Cyberbullying’s Silent Wounds

https://youtu.be/z5hwTeAsOhI

It’s just a text. Or a post. Only a few words. It’s not like I punched or kicked someone. No biggie.

Or is it? Just how big is cyberbullying to a victim?

  1. 25 percent of teenagers report that they have experienced repeated bullying via their cell phone or on the internet.
  2. Over half (52 percent) off young people report being cyberbullied.
  3. Embarrassing or damaging photographs taken without the knowledge or consent of the subject has been reported by 11 percent of adolescents and teens.
  4. Of the young people who reported cyberbullying incidents against them, one-third (33 percent) of them reported that their bullies issued online threats.
  5. Often, both bullies and cyberbullies turn to hate speech to victimize their target. One-tenth of all middle school and high school students have been on the receiving end of ‘hate terms’ hurled against them.
  6. Over half, (55 percent) of all teens who use social media have witnessed outright bullying via that medium.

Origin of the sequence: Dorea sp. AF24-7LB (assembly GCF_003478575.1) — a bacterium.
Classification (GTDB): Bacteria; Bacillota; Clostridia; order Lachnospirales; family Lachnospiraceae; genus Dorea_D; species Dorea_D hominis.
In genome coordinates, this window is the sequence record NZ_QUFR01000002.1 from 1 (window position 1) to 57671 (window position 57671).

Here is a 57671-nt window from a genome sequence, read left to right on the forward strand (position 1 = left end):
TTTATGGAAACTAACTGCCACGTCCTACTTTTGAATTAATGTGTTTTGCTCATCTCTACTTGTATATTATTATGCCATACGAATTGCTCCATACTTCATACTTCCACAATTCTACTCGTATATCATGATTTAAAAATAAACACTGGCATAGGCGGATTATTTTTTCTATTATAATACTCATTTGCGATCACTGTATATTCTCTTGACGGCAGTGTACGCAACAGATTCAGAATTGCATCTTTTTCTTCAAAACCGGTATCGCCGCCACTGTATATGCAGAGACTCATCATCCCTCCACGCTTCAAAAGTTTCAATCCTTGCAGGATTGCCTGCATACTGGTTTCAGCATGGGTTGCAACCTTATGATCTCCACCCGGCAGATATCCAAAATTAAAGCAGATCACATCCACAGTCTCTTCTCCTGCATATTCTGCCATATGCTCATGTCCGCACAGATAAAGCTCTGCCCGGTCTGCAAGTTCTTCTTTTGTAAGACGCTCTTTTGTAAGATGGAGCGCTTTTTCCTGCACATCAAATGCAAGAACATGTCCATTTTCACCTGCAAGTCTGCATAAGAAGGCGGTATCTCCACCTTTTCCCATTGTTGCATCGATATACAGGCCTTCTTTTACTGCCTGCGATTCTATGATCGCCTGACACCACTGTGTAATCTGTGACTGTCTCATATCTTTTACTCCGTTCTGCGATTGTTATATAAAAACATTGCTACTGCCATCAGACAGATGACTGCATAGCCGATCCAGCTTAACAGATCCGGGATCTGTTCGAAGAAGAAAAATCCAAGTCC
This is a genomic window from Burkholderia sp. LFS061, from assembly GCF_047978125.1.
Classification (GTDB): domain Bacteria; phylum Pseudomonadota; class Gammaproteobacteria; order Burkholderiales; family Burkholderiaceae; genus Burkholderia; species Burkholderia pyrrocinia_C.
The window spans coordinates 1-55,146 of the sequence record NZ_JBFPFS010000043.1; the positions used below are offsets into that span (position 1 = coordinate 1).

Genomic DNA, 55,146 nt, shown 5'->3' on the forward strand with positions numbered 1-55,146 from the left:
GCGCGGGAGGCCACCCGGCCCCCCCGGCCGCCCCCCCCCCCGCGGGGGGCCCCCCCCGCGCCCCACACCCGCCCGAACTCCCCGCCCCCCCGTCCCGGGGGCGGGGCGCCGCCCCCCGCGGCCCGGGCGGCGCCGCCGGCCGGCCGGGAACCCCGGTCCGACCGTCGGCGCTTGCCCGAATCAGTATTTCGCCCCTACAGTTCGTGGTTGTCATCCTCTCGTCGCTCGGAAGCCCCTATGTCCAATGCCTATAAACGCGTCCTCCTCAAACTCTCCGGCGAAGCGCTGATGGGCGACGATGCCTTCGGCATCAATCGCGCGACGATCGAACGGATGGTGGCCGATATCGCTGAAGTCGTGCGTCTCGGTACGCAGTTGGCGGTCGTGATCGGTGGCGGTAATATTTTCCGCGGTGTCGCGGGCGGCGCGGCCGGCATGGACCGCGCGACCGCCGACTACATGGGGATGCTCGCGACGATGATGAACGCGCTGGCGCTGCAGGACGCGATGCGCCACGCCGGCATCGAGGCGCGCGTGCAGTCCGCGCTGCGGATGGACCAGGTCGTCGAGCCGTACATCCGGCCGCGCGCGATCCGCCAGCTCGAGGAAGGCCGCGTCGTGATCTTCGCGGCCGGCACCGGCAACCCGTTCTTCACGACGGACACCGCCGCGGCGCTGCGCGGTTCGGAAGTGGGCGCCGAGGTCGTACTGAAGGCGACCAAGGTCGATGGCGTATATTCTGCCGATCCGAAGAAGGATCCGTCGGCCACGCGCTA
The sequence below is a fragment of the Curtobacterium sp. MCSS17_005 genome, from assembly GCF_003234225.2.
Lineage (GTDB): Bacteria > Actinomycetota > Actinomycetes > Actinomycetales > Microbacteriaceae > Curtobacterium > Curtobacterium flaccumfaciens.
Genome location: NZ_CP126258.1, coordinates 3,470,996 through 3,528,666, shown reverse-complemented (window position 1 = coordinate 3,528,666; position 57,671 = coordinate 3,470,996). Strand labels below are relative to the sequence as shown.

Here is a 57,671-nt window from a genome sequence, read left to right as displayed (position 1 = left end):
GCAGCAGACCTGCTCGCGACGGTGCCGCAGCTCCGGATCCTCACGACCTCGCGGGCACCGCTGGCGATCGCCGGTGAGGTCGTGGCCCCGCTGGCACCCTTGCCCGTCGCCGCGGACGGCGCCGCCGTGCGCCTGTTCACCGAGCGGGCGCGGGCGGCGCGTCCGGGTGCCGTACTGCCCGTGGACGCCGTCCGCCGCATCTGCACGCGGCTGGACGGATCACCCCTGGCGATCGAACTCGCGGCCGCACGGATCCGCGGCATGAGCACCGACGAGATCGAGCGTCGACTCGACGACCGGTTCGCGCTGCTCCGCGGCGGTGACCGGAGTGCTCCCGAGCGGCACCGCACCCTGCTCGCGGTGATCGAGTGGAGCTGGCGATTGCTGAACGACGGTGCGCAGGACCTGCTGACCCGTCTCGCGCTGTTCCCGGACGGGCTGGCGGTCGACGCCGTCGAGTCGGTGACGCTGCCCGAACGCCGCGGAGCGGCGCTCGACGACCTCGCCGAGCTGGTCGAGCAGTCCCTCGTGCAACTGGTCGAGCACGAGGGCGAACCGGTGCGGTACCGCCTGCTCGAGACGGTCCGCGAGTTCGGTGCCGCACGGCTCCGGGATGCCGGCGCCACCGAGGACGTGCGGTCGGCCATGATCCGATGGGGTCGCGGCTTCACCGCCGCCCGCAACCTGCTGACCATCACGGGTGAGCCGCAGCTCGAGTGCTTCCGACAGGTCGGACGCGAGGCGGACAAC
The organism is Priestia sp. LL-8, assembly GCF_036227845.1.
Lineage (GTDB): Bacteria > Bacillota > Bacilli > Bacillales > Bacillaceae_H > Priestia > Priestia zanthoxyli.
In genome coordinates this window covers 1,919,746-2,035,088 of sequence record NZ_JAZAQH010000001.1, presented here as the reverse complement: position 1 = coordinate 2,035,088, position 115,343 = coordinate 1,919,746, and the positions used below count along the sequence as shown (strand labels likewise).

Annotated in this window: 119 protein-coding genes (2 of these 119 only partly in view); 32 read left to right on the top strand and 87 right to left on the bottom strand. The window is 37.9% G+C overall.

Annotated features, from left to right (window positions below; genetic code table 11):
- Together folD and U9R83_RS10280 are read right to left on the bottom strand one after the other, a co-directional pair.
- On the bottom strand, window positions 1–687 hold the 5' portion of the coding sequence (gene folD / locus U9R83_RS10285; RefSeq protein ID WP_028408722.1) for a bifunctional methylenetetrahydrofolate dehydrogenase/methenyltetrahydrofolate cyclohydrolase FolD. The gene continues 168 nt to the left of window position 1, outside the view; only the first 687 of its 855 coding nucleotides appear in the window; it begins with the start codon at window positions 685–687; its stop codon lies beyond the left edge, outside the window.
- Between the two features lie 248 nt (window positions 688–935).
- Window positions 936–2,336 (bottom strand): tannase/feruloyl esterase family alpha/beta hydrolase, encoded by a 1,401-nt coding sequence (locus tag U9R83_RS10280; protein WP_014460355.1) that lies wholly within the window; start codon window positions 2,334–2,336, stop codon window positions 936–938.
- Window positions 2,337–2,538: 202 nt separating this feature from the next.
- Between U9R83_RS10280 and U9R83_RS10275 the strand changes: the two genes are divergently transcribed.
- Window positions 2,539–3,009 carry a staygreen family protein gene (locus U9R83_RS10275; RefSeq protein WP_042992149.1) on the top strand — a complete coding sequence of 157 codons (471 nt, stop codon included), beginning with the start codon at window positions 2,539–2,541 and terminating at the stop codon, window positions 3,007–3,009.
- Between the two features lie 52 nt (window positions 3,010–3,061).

7. An astounding 95 percent of teens who witnessed bullying on social media report that others, like them, have ignored the behavior.
  8. Unfortunately, victims of cyber bullying sometimes, in an attempt to fight back, can shift roles, becoming the aggressor. Often, this happens as a sort of back-and-forth between victim and aggressor which tends to continue the behavior.
  9. More than half of young people surveyed say that they never confide in their parents when cyber bullying happens to them.
  10. Only one out of every six parents of adolescents and teens are even aware of the scope and intensity involved with cyber bullying.
  11. More than 80 percent of teens regularly use cell phones, making them the most popular form of technology and, therefore, a common medium for cyber bullying
  12. About half of young people have experienced some form of cyberbullying; among them, between 10 and 20 percent experience cyber bullying regularly.
  13. The most common types of cyberbullying tactics reported are mean, hurtful comments as posts.
It’s important to let children know that they can speak up against cyberbullying. If we educate them and have them stand up with assertive language the victims will become empowered. At the same time, adults need to monitor their child’s social media sites for predation and bullying.
Every child deserves to see their own wonder. Let’s not let cyberbullies rob them of that.
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